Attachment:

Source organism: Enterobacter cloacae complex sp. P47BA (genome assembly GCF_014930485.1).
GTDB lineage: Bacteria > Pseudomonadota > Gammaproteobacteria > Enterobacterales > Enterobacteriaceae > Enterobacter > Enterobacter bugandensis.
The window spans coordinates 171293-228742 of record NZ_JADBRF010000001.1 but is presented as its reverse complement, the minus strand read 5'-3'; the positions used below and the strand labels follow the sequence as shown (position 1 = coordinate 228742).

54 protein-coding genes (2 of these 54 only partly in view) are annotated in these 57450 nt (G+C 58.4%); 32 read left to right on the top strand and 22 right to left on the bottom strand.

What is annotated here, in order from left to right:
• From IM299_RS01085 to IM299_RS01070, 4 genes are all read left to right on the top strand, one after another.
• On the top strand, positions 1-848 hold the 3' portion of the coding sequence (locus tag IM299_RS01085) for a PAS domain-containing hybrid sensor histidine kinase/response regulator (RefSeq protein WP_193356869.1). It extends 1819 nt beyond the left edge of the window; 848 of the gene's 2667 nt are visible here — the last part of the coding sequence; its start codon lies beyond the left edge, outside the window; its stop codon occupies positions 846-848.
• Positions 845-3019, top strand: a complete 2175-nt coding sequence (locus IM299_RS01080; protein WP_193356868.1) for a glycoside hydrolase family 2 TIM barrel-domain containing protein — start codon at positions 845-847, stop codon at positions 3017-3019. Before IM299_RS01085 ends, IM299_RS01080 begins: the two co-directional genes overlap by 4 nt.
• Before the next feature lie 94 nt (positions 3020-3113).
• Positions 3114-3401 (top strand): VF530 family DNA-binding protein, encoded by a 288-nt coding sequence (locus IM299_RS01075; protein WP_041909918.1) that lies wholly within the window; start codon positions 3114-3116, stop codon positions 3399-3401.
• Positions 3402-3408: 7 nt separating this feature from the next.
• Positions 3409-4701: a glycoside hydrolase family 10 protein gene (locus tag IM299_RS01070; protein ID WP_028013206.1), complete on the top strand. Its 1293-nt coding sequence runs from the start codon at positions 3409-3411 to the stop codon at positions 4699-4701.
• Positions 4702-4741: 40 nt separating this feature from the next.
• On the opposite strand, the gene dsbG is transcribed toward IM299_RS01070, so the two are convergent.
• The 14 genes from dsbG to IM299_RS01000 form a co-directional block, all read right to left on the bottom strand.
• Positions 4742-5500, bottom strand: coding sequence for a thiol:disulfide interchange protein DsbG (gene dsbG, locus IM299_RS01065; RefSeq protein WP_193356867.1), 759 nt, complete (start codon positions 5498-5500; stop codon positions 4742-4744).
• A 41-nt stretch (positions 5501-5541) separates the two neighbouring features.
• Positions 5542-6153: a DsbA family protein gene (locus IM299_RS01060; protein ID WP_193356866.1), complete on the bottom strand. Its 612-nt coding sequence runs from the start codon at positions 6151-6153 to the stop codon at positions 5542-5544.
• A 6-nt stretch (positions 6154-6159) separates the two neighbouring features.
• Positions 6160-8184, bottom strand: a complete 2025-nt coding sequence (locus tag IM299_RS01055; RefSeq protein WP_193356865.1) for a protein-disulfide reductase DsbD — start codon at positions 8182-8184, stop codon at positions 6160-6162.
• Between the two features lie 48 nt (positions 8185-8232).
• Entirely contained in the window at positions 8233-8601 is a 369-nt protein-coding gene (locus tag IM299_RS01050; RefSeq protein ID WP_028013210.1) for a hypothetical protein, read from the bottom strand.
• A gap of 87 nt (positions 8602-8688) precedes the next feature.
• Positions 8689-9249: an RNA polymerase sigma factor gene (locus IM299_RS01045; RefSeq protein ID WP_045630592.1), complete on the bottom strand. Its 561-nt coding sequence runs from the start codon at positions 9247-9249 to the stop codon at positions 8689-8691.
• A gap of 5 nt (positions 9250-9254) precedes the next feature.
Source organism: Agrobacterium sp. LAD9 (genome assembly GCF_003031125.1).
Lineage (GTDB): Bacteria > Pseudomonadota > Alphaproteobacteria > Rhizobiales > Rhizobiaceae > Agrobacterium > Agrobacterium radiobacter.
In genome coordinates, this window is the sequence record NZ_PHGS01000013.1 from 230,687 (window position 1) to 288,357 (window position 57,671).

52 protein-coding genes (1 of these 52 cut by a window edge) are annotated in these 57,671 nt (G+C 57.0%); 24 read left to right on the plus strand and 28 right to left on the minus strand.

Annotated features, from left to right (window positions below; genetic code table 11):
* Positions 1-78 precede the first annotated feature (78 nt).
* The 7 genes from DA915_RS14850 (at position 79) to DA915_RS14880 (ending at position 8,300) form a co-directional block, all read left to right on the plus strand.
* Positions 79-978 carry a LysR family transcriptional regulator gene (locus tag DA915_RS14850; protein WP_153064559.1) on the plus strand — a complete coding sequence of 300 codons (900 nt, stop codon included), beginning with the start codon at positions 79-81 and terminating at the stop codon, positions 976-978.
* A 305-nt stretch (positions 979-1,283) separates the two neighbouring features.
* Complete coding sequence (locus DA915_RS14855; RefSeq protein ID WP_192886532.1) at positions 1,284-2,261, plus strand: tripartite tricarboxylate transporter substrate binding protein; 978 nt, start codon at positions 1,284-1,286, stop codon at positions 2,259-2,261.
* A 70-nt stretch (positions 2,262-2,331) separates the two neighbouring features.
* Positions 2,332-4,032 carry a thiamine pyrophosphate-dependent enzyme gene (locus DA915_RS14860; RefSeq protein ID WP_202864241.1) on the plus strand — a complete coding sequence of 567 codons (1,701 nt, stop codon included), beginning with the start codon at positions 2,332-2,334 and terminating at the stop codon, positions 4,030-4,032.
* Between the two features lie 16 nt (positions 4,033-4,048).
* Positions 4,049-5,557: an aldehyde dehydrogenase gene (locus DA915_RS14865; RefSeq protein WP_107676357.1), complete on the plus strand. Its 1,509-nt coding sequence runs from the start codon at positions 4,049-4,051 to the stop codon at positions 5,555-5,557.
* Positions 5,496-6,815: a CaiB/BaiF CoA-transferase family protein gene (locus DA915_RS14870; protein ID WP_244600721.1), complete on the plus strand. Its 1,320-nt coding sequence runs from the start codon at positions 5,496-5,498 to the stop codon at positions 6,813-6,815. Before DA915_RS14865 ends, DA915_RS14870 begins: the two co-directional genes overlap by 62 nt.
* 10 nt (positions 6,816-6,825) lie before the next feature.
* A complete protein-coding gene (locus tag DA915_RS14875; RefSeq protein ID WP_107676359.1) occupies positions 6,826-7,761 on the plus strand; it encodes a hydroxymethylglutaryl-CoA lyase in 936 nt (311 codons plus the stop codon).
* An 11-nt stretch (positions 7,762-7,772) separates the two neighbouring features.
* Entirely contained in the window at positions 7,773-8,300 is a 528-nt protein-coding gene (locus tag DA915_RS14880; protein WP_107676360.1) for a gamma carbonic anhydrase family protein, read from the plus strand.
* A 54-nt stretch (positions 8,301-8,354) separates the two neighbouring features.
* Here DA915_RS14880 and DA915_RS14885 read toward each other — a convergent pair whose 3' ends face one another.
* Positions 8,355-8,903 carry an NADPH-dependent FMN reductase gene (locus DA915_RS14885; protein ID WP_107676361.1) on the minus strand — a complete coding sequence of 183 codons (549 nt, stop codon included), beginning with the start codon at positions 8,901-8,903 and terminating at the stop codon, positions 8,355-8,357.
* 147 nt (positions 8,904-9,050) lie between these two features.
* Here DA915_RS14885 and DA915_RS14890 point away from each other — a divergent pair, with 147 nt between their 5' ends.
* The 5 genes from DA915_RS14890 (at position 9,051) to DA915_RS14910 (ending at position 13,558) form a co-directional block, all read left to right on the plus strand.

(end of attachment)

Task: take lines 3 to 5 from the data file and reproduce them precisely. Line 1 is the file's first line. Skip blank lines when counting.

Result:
The window spans coordinates 171293-228742 of record NZ_JADBRF010000001.1 but is presented as its reverse complement, the minus strand read 5'-3'; the positions used below and the strand labels follow the sequence as shown (position 1 = coordinate 228742).

54 protein-coding genes (2 of these 54 only partly in view) are annotated in these 57450 nt (G+C 58.4%); 32 read left to right on the top strand and 22 right to left on the bottom strand.

What is annotated here, in order from left to right: